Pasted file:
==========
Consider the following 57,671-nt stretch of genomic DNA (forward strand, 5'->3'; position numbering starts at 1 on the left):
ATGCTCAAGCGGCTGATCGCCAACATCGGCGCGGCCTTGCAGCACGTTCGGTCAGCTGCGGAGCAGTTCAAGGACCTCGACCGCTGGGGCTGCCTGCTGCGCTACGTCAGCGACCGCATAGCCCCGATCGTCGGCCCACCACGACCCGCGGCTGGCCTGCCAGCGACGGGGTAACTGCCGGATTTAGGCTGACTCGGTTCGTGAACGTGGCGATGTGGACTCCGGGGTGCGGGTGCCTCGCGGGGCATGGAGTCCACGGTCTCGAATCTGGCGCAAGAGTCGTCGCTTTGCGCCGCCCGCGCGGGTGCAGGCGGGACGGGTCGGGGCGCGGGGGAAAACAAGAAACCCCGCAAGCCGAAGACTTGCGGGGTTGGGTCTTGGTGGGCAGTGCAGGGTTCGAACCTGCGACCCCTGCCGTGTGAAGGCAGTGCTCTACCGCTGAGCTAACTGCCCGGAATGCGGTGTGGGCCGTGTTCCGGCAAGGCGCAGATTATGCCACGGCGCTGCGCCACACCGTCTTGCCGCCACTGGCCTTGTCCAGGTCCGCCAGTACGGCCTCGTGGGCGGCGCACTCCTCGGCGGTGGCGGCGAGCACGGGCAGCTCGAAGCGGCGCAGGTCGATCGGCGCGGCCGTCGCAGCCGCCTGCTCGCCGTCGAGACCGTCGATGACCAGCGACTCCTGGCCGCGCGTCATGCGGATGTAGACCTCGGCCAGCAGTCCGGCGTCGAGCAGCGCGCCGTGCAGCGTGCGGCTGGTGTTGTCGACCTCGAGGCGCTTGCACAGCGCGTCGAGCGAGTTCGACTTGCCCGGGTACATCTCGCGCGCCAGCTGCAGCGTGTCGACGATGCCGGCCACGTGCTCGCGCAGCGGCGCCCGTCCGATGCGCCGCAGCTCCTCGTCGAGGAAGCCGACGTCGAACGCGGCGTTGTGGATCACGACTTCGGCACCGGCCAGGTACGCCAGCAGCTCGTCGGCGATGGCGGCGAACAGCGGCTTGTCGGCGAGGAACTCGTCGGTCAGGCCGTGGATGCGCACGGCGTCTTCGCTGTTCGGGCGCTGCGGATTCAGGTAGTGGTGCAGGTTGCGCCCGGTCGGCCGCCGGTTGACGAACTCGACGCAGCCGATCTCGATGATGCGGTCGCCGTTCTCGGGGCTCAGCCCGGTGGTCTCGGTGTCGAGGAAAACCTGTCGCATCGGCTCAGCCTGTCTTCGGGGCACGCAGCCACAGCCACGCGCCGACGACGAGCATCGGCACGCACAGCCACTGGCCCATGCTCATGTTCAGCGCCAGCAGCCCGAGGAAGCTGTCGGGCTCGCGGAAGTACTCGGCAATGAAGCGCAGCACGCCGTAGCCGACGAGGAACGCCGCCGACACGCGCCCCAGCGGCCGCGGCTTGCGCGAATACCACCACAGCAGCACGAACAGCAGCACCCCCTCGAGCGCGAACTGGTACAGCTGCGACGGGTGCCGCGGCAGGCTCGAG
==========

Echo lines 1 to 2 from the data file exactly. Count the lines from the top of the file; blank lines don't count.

Consider the following 57,671-nt stretch of genomic DNA (forward strand, 5'->3'; position numbering starts at 1 on the left):
ATGCTCAAGCGGCTGATCGCCAACATCGGCGCGGCCTTGCAGCACGTTCGGTCAGCTGCGGAGCAGTTCAAGGACCTCGACCGCTGGGGCTGCCTGCTGCGCTACGTCAGCGACCGCATAGCCCCGATCGTCGGCCCACCACGACCCGCGGCTGGCCTGCCAGCGACGGGGTAACTGCCGGATTTAGGCTGACTCGGTTCGTGAACGTGGCGATGTGGACTCCGGGGTGCGGGTGCCTCGCGGGGCATGGAGTCCACGGTCTCGAATCTGGCGCAAGAGTCGTCGCTTTGCGCCGCCCGCGCGGGTGCAGGCGGGACGGGTCGGGGCGCGGGGGAAAACAAGAAACCCCGCAAGCCGAAGACTTGCGGGGTTGGGTCTTGGTGGGCAGTGCAGGGTTCGAACCTGCGACCCCTGCCGTGTGAAGGCAGTGCTCTACCGCTGAGCTAACTGCCCGGAATGCGGTGTGGGCCGTGTTCCGGCAAGGCGCAGATTATGCCACGGCGCTGCGCCACACCGTCTTGCCGCCACTGGCCTTGTCCAGGTCCGCCAGTACGGCCTCGTGGGCGGCGCACTCCTCGGCGGTGGCGGCGAGCACGGGCAGCTCGAAGCGGCGCAGGTCGATCGGCGCGGCCGTCGCAGCCGCCTGCTCGCCGTCGAGACCGTCGATGACCAGCGACTCCTGGCCGCGCGTCATGCGGATGTAGACCTCGGCCAGCAGTCCGGCGTCGAGCAGCGCGCCGTGCAGCGTGCGGCTGGTGTTGTCGACCTCGAGGCGCTTGCACAGCGCGTCGAGCGAGTTCGACTTGCCCGGGTACATCTCGCGCGCCAGCTGCAGCGTGTCGACGATGCCGGCCACGTGCTCGCGCAGCGGCGCCCGTCCGATGCGCCGCAGCTCCTCGTCGAGGAAGCCGACGTCGAACGCGGCGTTGTGGATCACGACTTCGGCACCGGCCAGGTACGCCAGCAGCTCGTCGGCGATGGCGGCGAACAGCGGCTTGTCGGCGAGGAACTCGTCGGTCAGGCCGTGGATGCGCACGGCGTCTTCGCTGTTCGGGCGCTGCGGATTCAGGTAGTGGTGCAGGTTGCGCCCGGTCGGCCGCCGGTTGACGAACTCGACGCAGCCGATCTCGATGATGCGGTCGCCGTTCTCGGGGCTCAGCCCGGTGGTCTCGGTGTCGAGGAAAACCTGTCGCATCGGCTCAGCCTGTCTTCGGGGCACGCAGCCACAGCCACGCGCCGACGACGAGCATCGGCACGCACAGCCACTGGCCCATGCTCATGTTCAGCGCCAGCAGCCCGAGGAAGCTGTCGGGCTCGCGGAAGTACTCGGCAATGAAGCGCAGCACGCCGTAGCCGACGAGGAACGCCGCCGACACGCGCCCCAGCGGCCGCGGCTTGCGCGAATACCACCACAGCAGCACGAACAGCAGCACCCCCTCGAGCGCGAACTGGTACAGCTGCGACGGGTGCCGCGGCAGGCTCGAG